1:22 am on Feb 8, 2005 (gmt 0)

Caution on the peafowl though, they make lots of racket if anything encroaches on their territory. They consider their territory to be their range of vision.

And they sound like a cross between a screaming baby and a cat in heat.

Our neighbors across the road had peafowl for years. The first time we heard them kick off, we thought something was being killed.

That said, DG when's Goat-B-Que season?

digitalghost




msg:302853
 1:29 am on Feb 8, 2005 (gmt 0)

>>season?

That would be near the first week of July. :) Plan on having a big one this year too. PorkChop and PorkLoin will be ready to put in the ground and two choice goats will be ready for the spit. Bring the beer. ;)

The little goat in my office only weighs two pounds. Looks like it will become the front yard weed whacker.

Custodian




msg:302854
 1:53 am on Feb 8, 2005 (gmt 0)

What's this, cowpoke corner?
Computers used to be my hobby, now its woodworking, animals and the garden. Guess I never got away from the animals; I grew up on a small farm.

Went horse riding Saturday - beautiful sunny day, seemed like it must have been 50 degrees excellent. Got a about a foot of snow dumped on us today. I think more is coming tomorrow. It was great while it lasted. Pulled the kids to the bus stop on sleds behind the truck this morning, that was a lot of fun.

DigitalGhost, you can keep the goats - milked too many goats as a kid. The darn things eat anything and their favorite place to stand is on the hood of your favorite car.

Geese - have six white Chinese geese. They keep the bugs down. They are much better watch dog than either of my dogs. They are actually pretty to watch. But boy do they have an attitude. They don't hesitate to bite the hand that feeds them.

Chickens - got 10 chickens last summer and I'm getting about 6-8 eggs a day now.

Thinking about getting a steer and pig this spring. Any suggestions on what type are good to raise for meat?

Varmints - I get mostly skunk. Nice thing is, they don't bother me if I don't bother them.

I think it is great that there are other web masters out there that have "green Acres". Is this a growing trend?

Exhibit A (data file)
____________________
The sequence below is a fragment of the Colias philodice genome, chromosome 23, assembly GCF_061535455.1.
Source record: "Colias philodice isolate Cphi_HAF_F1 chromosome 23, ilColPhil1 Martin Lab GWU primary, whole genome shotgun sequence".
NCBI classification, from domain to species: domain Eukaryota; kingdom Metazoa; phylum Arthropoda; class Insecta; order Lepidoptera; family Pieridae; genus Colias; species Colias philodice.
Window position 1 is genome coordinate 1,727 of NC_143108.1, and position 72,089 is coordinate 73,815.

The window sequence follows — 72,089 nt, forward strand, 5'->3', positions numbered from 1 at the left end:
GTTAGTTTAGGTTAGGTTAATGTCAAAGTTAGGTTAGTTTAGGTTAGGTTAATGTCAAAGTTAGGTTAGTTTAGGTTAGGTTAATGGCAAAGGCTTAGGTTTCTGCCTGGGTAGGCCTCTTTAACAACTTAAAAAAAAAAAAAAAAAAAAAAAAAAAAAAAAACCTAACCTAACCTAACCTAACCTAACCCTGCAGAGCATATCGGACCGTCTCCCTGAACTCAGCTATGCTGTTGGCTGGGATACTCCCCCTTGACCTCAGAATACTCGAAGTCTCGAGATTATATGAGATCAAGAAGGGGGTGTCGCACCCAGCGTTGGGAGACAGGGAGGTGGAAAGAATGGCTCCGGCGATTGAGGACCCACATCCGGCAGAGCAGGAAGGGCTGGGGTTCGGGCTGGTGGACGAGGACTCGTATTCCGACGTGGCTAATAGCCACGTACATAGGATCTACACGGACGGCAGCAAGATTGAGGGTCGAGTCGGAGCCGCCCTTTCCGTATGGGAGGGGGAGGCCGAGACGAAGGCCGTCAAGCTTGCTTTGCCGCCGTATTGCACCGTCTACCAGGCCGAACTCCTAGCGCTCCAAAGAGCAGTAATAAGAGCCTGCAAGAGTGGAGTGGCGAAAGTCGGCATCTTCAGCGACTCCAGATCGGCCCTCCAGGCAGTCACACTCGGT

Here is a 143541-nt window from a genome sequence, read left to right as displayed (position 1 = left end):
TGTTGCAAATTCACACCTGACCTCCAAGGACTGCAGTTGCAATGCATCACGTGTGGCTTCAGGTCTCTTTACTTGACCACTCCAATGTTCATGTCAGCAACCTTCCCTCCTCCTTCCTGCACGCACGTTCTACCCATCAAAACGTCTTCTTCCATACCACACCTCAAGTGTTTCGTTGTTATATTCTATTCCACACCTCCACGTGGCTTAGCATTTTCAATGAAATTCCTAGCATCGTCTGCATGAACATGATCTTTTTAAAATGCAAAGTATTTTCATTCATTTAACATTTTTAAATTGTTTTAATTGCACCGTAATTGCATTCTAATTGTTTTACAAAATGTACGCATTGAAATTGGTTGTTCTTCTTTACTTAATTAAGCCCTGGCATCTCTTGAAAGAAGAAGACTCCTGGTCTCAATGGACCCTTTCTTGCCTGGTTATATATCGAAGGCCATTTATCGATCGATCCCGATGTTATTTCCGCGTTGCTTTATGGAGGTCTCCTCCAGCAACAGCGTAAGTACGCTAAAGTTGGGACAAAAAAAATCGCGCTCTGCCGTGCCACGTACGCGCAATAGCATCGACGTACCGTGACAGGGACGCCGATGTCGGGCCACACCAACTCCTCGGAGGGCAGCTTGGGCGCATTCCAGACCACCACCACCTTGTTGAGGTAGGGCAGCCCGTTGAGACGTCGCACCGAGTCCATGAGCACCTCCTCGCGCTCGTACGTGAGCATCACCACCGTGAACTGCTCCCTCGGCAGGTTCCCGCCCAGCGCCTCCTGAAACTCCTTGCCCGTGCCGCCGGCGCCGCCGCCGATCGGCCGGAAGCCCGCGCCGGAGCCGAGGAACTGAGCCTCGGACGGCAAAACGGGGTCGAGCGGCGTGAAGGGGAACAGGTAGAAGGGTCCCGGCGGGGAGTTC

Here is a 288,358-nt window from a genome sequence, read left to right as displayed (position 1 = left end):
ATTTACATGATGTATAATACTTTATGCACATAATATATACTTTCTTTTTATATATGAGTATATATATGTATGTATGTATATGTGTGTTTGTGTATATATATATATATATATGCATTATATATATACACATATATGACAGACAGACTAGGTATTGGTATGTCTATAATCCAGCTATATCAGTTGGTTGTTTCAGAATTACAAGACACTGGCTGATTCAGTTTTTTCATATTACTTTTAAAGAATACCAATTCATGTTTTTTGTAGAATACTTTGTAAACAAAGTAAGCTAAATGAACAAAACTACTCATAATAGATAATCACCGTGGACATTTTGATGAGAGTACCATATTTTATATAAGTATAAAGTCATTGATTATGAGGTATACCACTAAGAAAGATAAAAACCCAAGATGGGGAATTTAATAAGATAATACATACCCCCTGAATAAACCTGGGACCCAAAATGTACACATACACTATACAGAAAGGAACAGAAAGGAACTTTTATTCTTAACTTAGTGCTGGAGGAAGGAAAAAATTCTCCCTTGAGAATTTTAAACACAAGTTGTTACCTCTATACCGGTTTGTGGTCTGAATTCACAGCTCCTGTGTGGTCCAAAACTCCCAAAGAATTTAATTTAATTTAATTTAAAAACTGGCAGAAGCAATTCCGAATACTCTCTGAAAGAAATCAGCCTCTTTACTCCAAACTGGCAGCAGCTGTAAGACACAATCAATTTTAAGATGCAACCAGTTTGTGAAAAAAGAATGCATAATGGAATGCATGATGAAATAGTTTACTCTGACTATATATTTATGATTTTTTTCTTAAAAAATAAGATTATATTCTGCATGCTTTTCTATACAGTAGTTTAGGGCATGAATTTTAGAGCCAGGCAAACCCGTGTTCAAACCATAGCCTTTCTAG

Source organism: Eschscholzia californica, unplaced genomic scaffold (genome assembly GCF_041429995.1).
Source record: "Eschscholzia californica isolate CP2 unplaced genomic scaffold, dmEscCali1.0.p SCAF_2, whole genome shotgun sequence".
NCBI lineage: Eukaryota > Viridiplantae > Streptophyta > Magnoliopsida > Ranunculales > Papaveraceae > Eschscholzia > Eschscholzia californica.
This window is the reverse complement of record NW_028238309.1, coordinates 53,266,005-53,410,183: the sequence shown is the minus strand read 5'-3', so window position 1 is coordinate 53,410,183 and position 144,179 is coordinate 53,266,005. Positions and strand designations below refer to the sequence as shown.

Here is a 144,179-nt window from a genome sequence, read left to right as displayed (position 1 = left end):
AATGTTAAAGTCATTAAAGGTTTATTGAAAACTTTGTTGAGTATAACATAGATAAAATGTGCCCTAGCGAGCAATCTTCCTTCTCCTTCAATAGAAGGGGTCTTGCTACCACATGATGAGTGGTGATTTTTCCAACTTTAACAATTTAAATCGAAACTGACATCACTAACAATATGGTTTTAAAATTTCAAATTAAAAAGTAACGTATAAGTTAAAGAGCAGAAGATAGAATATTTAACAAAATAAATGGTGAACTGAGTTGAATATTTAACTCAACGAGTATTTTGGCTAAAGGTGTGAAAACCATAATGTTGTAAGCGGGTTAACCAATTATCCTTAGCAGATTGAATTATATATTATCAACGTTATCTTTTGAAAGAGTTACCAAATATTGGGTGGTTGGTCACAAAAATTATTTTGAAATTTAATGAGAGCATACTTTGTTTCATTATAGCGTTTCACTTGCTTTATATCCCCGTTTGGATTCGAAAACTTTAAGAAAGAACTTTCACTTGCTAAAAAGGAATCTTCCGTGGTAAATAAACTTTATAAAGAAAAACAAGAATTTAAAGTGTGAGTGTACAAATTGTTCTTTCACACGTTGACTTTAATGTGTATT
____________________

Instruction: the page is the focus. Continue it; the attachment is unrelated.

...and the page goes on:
Custodian

vkaryl




msg:302855
 2:04 am on Feb 8, 2005 (gmt 0)

I think it would be a great trend myself....

Can't ride right now, too much snow, and the horses are barefoot until spring (which really doesn't hit here until about Memorial Day, btw....)

DG, I'll bring the beer - I ADORE bbq goat and pig!

digitalghost




msg:302856
 2:46 am on Feb 8, 2005 (gmt 0)

I ride every day. If I don't the old man (gelding) starts looking at me like I've turned "city" ;)

No dairy goats for me, so there's no milking involved. Worked on a dairy farm, I have no desire to smell dairy air.

>>a steer and pig this spring.

Charolais or Angus for the steer. Look at the pig's sow to determine whether you want to buy that hog or not.

>> Is this a growing trend?

There's always been an underlying "get back to the country" movement in the States. Not sure about elsewhere but personally, I think it's hard to deny that a good number of people, even city people, want a good bit of land to call their own. Once you have the land it's a natural step to want to make the land produce. "Internet people" seem to have an independent streak in them to begin with. Self-reliant, they also seem to have a desire to learn new things. Learn everything for that matter. Which I suppose is why it's not uncommon to find web folks that can converse on topics as diverse as non-linear wave dynamics and the best way to shear a sheep. :)

As for me, well, towns just aren't my kind of town. :)

>> I ADORE bbq goat and pig!

Me too. Uncle Joe said he'd send some elk.

</added> Think shear, type sheer, sheer embarrassment follows.

[edited by: digitalghost at 3:17 am (utc) on Feb. 8, 2005]

vkaryl




msg:302857
 2:53 am on Feb 8, 2005 (gmt 0)

Me too. Uncle Joe said he'd send some elk.

I'd do elk too if we'd got one! But we didn't, so can't help with that.... phooey.

....shear a sheep....
If you've never watched a Basque shear with "old fashioned" hand shears, you have never seen a master.[/quote]